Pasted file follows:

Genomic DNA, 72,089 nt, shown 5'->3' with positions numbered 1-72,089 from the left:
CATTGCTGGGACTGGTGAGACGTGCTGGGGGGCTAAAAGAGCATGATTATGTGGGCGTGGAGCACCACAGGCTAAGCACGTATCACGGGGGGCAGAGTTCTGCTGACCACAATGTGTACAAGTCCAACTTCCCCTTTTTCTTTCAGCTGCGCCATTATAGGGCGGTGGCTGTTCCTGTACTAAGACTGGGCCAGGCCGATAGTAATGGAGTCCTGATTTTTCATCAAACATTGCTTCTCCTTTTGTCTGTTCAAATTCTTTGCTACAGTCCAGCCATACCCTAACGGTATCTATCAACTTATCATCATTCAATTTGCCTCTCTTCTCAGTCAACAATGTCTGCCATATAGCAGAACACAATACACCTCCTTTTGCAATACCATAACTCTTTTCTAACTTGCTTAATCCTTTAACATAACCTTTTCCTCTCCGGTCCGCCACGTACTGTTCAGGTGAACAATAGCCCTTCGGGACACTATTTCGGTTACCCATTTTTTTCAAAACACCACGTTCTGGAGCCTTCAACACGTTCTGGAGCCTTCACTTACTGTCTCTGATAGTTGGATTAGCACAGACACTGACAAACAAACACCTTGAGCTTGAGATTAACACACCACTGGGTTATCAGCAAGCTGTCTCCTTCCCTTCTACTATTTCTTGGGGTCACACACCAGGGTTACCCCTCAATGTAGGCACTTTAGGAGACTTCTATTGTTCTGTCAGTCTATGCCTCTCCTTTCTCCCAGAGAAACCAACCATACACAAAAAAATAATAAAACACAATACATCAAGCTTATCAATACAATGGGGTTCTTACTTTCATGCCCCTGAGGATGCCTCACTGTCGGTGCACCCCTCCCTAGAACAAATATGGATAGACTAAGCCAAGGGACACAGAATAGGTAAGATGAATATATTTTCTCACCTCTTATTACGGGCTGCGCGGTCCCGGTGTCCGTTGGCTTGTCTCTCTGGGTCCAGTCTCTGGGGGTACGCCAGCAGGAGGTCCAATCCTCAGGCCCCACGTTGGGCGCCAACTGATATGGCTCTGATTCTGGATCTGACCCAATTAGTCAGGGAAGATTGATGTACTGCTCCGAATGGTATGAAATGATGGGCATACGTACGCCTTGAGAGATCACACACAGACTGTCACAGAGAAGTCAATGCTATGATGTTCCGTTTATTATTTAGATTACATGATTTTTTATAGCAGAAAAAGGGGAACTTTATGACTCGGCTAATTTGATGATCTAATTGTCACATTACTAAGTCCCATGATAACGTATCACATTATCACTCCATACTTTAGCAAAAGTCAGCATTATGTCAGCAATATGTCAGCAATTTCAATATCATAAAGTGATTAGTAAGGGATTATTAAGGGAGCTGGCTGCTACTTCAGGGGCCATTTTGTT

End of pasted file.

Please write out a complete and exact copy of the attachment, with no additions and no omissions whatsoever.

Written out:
Genomic DNA, 72,089 nt, shown 5'->3' with positions numbered 1-72,089 from the left:
CATTGCTGGGACTGGTGAGACGTGCTGGGGGGCTAAAAGAGCATGATTATGTGGGCGTGGAGCACCACAGGCTAAGCACGTATCACGGGGGGCAGAGTTCTGCTGACCACAATGTGTACAAGTCCAACTTCCCCTTTTTCTTTCAGCTGCGCCATTATAGGGCGGTGGCTGTTCCTGTACTAAGACTGGGCCAGGCCGATAGTAATGGAGTCCTGATTTTTCATCAAACATTGCTTCTCCTTTTGTCTGTTCAAATTCTTTGCTACAGTCCAGCCATACCCTAACGGTATCTATCAACTTATCATCATTCAATTTGCCTCTCTTCTCAGTCAACAATGTCTGCCATATAGCAGAACACAATACACCTCCTTTTGCAATACCATAACTCTTTTCTAACTTGCTTAATCCTTTAACATAACCTTTTCCTCTCCGGTCCGCCACGTACTGTTCAGGTGAACAATAGCCCTTCGGGACACTATTTCGGTTACCCATTTTTTTCAAAACACCACGTTCTGGAGCCTTCAACACGTTCTGGAGCCTTCACTTACTGTCTCTGATAGTTGGATTAGCACAGACACTGACAAACAAACACCTTGAGCTTGAGATTAACACACCACTGGGTTATCAGCAAGCTGTCTCCTTCCCTTCTACTATTTCTTGGGGTCACACACCAGGGTTACCCCTCAATGTAGGCACTTTAGGAGACTTCTATTGTTCTGTCAGTCTATGCCTCTCCTTTCTCCCAGAGAAACCAACCATACACAAAAAAATAATAAAACACAATACATCAAGCTTATCAATACAATGGGGTTCTTACTTTCATGCCCCTGAGGATGCCTCACTGTCGGTGCACCCCTCCCTAGAACAAATATGGATAGACTAAGCCAAGGGACACAGAATAGGTAAGATGAATATATTTTCTCACCTCTTATTACGGGCTGCGCGGTCCCGGTGTCCGTTGGCTTGTCTCTCTGGGTCCAGTCTCTGGGGGTACGCCAGCAGGAGGTCCAATCCTCAGGCCCCACGTTGGGCGCCAACTGATATGGCTCTGATTCTGGATCTGACCCAATTAGTCAGGGAAGATTGATGTACTGCTCCGAATGGTATGAAATGATGGGCATACGTACGCCTTGAGAGATCACACACAGACTGTCACAGAGAAGTCAATGCTATGATGTTCCGTTTATTATTTAGATTACATGATTTTTTATAGCAGAAAAAGGGGAACTTTATGACTCGGCTAATTTGATGATCTAATTGTCACATTACTAAGTCCCATGATAACGTATCACATTATCACTCCATACTTTAGCAAAAGTCAGCATTATGTCAGCAATATGTCAGCAATTTCAATATCATAAAGTGATTAGTAAGGGATTATTAAGGGAGCTGGCTGCTACTTCAGGGGCCATTTTGTT